Stripped-Back. Raf Simons SS23

Raf Simons presented his spring-summer 2023 collection in London, during a sort of mini-fashion-week (this week we’ve seen shows by Alexander McQueen, Roksanda and a couple of other British brands) that accompanies the Frieze art fair. The designer planned to show during the regular LFW, but the news of Queen Elizabeth’s death made him postpone the show. While other designers in London presented collections during the mourning period, most of them kept a respectful temperance – minutes of silence, quiet soundtracks. Simons’ rave-like outing just wouldn’t feel right at that moment. And in result, the collection gained a lot from being off the hectic fashion schedule. It really felt like the “moment”. A thousand young people, students, artists, designers, musicians, DJs, and fashion types, all pressed together in the chaotic spirit of euphoric togetherness, watched the show happening on a runway that minutes before was a bar. “I decided to come to London last year, because I felt the energy was incredible,” Simons declared. Post-Covid, post-Brexit, he observed, “you feel London, and the country is a hurt animal, but it’s an animal that’s ready to go out. There’s something positive within the negative. I saw it again, this week, going to galleries. Somehow people mix up here, start conversations. Coming to the city, the streets, the community is always inspiring.”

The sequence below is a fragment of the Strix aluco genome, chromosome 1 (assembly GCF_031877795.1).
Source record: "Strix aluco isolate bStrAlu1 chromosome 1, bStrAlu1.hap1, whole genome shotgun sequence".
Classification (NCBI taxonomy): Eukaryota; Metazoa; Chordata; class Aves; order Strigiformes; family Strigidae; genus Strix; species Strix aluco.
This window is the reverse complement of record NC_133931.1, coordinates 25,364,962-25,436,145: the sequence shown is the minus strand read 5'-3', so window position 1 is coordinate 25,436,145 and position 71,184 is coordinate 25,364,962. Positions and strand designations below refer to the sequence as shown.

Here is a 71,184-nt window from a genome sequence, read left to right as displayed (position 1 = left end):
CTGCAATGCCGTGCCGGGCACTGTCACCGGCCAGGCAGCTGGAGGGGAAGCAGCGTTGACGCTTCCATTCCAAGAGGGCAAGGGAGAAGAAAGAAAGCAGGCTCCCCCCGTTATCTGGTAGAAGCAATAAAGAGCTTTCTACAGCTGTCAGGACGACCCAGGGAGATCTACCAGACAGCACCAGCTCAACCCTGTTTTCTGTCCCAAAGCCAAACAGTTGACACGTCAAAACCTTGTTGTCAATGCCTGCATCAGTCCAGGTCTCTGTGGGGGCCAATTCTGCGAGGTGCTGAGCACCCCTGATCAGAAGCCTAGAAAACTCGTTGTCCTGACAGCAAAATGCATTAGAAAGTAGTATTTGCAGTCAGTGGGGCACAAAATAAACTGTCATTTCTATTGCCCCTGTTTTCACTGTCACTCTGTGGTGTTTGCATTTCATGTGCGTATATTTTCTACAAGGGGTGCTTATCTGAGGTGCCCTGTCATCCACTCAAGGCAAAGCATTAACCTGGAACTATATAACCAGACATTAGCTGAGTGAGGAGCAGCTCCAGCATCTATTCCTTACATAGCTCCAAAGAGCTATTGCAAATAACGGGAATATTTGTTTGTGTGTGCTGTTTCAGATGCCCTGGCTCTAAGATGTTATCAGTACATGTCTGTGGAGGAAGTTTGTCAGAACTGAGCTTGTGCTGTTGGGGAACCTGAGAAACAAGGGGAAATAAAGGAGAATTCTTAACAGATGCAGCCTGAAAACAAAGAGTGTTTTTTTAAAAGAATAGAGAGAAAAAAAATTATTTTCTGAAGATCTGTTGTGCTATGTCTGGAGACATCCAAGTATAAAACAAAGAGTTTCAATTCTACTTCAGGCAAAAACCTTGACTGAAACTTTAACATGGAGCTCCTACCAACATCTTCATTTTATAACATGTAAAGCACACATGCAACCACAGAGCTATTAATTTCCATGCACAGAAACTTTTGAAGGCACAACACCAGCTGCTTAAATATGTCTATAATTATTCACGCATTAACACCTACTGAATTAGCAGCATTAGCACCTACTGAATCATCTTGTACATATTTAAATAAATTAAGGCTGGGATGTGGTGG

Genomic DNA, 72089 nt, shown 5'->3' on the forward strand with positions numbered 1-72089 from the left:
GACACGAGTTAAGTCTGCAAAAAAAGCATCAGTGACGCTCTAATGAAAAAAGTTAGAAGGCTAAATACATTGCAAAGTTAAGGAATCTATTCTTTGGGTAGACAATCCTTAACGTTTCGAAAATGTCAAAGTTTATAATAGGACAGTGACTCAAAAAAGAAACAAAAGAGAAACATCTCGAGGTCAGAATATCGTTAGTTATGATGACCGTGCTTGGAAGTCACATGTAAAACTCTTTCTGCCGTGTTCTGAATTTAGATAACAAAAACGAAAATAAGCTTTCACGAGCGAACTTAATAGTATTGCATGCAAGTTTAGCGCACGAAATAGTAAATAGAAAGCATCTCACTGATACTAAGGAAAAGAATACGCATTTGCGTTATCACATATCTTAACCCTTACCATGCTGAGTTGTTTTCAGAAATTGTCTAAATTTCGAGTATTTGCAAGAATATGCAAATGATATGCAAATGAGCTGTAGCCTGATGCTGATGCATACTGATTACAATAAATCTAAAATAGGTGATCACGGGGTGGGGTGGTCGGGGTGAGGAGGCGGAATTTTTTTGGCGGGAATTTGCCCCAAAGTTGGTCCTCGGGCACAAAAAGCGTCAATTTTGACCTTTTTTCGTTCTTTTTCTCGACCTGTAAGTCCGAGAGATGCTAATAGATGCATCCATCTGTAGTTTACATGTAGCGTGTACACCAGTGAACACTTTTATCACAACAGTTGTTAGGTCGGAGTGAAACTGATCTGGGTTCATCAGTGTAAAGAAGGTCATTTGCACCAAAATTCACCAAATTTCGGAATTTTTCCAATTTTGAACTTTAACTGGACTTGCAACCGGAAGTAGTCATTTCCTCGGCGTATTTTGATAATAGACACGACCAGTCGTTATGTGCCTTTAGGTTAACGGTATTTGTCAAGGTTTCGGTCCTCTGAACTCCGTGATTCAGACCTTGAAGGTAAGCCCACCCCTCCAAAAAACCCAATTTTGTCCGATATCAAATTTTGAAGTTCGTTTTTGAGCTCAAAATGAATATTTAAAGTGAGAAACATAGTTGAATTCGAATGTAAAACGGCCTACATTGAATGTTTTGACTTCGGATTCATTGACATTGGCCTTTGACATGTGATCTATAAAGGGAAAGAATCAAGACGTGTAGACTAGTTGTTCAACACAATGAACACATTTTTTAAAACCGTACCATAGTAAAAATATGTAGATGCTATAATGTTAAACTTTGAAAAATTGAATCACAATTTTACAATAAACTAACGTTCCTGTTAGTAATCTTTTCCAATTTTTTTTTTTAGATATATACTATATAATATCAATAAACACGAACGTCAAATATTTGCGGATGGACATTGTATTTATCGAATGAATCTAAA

Acting at the edge, in the margins has always been the grounding of his brand. These gritty, dystopian times feel a lot like Raf Simons’s underground beginnings in the 1990s – it took him back to his memories as a kid of jostling with friends, faking tickets to get into fashion shows. “So I thought, let’s not do that. Let’s just invite everybody instead. I didn’t want a show for 300 people sitting in rows. This is a show that’s pure democracy. No hierarchy. A London explosion of youth, life, dancing, and being together. So,” he added, “I was thinking a lot about the body, in relation to dressing up and going out and performing.” As a brutal note-to-self, he embedded prints of scrawled works by the late Ghent artist Philippe Vandenberg on t-shirts and dresses. “They’re cruel words, like ‘Kill them all and dance.’ But he didn’t mean killing people – he meant killing things that you’re doing creatively in order to move on and explore further.” On charged the bar-top show, a propulsion towards coolly minimized tailoring and dancer’s leggings, inspired by classical ballet, partly an upshot of his recent collaboration with the New York Ballet choreographer Justin Peck. The onesies Simons had co-designed with Miuccia Prada reappeared, but this time shrunken into ‘bodies’ – knitted, or as string vests or shirts. In general, there were many Prada-isms weaved into the collection, but kept in a more raw manner. There was an impression of legs, of sexiness, energy – and with it, a new kind of chic coherence. Looks that have turned a corner from away logos, labels and clunky oversized shapes. A lot of that was down to the cut and evident quality of the gray and black tailoring – hip-length jackets with sawn-off sleeves, trousers reduced to slit-sided miniskirts, pleated shorts, narrow coats, even some simple knee-length skirt suits. “I didn’t want to do deconstruction in a complicated, conceptual way,” he concluded. “I wanted something very stripped-back, very reduced. Not overly styled and overdone.” Still, it was simplicity with substance; a collection strong on plain, almost traditional knitwear, multi-strapped kitten heels, and a Raf Simons wardrobe that is as obviously attractive to women as men. His night in London might have devolved into a long after-rave that Simons and hundreds of students and fans won’t forget, but as far as fashion’s concerned, the main event was his clear-headed consolidation of the directness and modernity that’s refreshing the direction of fashion now.